Chance of home comforts should provide an incentive for England

FA chairman Greg Dyke during the announcement ceremony in Geneva where England won the right to host the final and semi-finals of Euro 2020.
FA chairman Greg Dyke during the announcement ceremony in Geneva where England won the right to host the final and semi-finals of Euro 2020.
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Roy Hodgson hailed “a great opportunity” for England after Wembley won the right to host the final and semi-finals of Euro 2020.

It will be the first time since Euro 96 that a major men’s football tournament has been held in England and Wembley’s bid was confirmed at a UEFA meeting in Geneva after Germany withdrew Munich’s rival bid just before the vote.

Hampden Park in Glasgow and Dublin’s Aviva Stadium will both stage three group games and a last-16 match, but there was bitter disappointment for the Welsh after Cardiff’s bid was beaten by a single ranking point by the Scots.

Hodgson said England had benefited hugely when it had previously hosted the 1966 World Cup and Euro 96.

He said: “It’s a great reward for a lot of hard work which has gone into achieving this success. It is a major honour and great boost for us.

“If we look back historically in ‘66 it went very well for us when we hosted a tournament and in 1996 I thought we were very unlucky to lose the semi-final on penalties and we could quite easily have gone on to win it with Terry Venables’s team.

“Young players of today have got to be thinking this is a great opportunity for us to not only to be a part of a wonderful tournament but maybe there at the end when the prizes are being dished out.”

UEFA is staging the tournament in 13 cities across Europe to mark the 60th anniversary of the first European Championship. The quarter-finals and three group matches will be held in Munich, Baku, Roma and St Petersburg.

The other host cities, which will hold three group games and a last-16 game, are Copenhagen, Bucharest, Amsterdam, Bilbao, Budapest and Brussels.

Germany withdrew Munich’s bid just before the vote in order not to harm their chances of winning the right to host the entire Euro 2024 tournament, leaving the field clear for London.

Football Association chairman Greg Dyke said: “We are delighted – it’s nice to win one! Wembley is a great stadium and we are delighted to be holding the finals of this tournament.

“Wembley has been completely rebuilt since 1996 and it is a wonderful stadium.”

Dyke also praised UEFA for the idea of hosting the tournament across 13 cities in Europe and said hosting the final would be “a great incentive” for the England team.

He said: “We would love to host the finals and semi-finals but we would also like to be there.

“Some of the current players will still be around in 2020 and this will be a great ambition for them to take us to Wembley. It is a great incentive.”

UEFA president Michel Platini said that Wembley would live up to expectation.

He said: “I know how London can throw a party and the way the English welcome people. London will be up to the responsibility of hosting three exceptional matches in an extremely well-known stadium.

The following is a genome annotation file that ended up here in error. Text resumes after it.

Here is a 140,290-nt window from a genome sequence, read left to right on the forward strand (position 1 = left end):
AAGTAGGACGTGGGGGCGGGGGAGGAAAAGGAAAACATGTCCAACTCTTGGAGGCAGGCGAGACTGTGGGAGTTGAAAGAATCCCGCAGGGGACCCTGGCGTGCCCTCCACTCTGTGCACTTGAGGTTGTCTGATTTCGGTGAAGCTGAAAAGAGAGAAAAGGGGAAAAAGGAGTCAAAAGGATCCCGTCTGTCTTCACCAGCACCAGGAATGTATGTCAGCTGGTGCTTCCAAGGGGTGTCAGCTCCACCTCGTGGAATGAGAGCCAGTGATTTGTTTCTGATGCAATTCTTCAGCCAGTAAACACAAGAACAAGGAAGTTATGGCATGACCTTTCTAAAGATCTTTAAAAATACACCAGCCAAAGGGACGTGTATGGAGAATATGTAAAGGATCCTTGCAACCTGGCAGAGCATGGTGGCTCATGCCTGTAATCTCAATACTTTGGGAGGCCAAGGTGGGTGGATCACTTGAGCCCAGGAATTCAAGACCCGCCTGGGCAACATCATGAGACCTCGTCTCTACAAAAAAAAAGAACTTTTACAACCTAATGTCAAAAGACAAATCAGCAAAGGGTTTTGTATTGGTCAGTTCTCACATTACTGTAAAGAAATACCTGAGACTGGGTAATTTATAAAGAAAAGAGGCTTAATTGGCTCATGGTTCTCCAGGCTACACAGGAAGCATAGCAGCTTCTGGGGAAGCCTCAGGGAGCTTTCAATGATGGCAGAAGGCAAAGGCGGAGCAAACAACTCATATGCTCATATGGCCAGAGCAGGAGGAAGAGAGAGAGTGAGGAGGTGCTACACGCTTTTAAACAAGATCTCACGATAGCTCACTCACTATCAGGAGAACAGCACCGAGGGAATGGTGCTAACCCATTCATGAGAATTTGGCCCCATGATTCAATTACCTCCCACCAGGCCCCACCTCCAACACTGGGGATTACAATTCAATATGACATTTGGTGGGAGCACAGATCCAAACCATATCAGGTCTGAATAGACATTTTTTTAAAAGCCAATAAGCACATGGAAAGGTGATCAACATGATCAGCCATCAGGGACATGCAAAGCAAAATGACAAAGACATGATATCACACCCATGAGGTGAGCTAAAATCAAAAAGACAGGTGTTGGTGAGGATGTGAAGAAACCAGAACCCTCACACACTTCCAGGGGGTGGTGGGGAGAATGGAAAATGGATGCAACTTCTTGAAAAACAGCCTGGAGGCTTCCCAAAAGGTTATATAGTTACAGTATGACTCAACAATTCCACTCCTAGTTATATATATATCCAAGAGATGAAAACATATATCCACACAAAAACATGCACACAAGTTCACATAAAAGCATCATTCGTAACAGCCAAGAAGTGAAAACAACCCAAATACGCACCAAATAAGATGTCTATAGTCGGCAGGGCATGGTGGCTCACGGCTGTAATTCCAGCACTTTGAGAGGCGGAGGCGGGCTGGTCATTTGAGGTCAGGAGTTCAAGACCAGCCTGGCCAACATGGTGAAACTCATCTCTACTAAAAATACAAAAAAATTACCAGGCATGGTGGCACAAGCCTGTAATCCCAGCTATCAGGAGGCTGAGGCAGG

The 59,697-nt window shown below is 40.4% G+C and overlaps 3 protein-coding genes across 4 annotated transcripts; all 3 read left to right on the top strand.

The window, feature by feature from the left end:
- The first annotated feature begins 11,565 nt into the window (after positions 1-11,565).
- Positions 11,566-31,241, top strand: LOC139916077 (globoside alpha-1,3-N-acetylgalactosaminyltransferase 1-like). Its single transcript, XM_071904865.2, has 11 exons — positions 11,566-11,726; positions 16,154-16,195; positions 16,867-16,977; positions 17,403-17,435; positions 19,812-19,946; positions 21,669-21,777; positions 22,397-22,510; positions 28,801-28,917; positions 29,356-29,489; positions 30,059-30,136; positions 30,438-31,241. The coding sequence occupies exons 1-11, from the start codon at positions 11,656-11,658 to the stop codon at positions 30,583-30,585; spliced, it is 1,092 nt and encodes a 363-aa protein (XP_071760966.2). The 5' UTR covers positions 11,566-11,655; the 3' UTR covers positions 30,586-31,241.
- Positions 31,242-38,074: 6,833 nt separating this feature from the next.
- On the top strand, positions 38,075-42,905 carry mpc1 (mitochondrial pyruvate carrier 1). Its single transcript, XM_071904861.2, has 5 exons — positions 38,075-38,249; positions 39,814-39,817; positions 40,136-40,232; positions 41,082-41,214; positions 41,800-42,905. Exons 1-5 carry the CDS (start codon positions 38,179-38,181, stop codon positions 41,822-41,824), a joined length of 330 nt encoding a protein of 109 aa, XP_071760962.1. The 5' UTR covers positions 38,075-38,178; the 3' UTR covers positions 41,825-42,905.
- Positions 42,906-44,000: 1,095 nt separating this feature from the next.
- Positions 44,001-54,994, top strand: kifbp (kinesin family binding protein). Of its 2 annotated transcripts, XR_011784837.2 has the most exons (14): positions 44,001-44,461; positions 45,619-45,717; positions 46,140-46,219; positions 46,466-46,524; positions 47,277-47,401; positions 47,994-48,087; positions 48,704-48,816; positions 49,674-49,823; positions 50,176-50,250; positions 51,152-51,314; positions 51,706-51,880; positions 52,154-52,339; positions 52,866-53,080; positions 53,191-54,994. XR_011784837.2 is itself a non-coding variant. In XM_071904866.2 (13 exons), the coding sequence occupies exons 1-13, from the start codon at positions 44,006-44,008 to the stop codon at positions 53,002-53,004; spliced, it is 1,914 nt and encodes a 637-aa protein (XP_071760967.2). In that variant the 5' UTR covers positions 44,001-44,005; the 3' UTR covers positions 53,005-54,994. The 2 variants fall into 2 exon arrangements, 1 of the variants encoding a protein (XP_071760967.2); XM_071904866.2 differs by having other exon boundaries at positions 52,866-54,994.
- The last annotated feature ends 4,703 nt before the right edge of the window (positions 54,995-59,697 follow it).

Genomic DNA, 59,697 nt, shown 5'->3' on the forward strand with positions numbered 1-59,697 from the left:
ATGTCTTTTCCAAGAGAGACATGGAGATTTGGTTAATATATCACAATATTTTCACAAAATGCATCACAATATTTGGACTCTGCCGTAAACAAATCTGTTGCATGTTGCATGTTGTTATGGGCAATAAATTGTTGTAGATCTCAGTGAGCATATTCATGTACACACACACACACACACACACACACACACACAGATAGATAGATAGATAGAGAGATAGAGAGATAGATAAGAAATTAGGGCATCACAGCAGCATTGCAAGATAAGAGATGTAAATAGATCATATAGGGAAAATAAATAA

“We know it very well after two Champions League finals and now it will receive the cream of the crop of European football.”

The group game hosts will be guaranteed to play at least two games at home – if they qualify –but England’s group matches will be down to the luck of the draw, and they could even be drawn to play in Scotland. England will also have to qualify for the tournament.

Dyke added: “I’m not sure we would have fancied playing in Glasgow on Thursday night but we would have no problem playing in Scotland or Ireland.

“If that’s where we play then that’s where we play, that’s football.”

Wales are now expected to target hosting a Champions League final at the Millennium Stadium before 2020.

Football Association of Wales chief executive Jonathan Ford said: “We are bitterly disappointed.

“But on the technical side we could not have put in a better bid.”

“We have always talked to UEFA about other events and certainly I would hope with so many cities being used in 2016, 2018 and 2020 there will be other cities chosen to stage major events and that Wales will have one of those.”

John Delaney, the chief executive of the Football Association of Ireland, said staging European Championship matches would be a huge boost to the sport in the country.

Delaney said: “We put in a very good technical bid, we knew that and scored very well in the ranking.

“It means everything to football in Ireland. It will be the biggest field sport event that will ever come to our country.

“Years ago no-one thought we could do something like this – we would never have dreamt it.”

How the games for Euro 2020 will be allocated.

Final and semi-finals: Wembley Stadium, England

Three group gamesz and one quarter-final: Baku, Azerbaijan; Munich, Germany; Rome, Italy; St Petersburg, Russia.

Three group games and one last 16 match: Dublin, Republic of Ireland; Glasgow, Scotland; Copenhagen, Denmark; Bucharest, Romania; Amsterdam, Holland; Bilbao, Spain; Budapest, Hungary; Brussels, Belgium.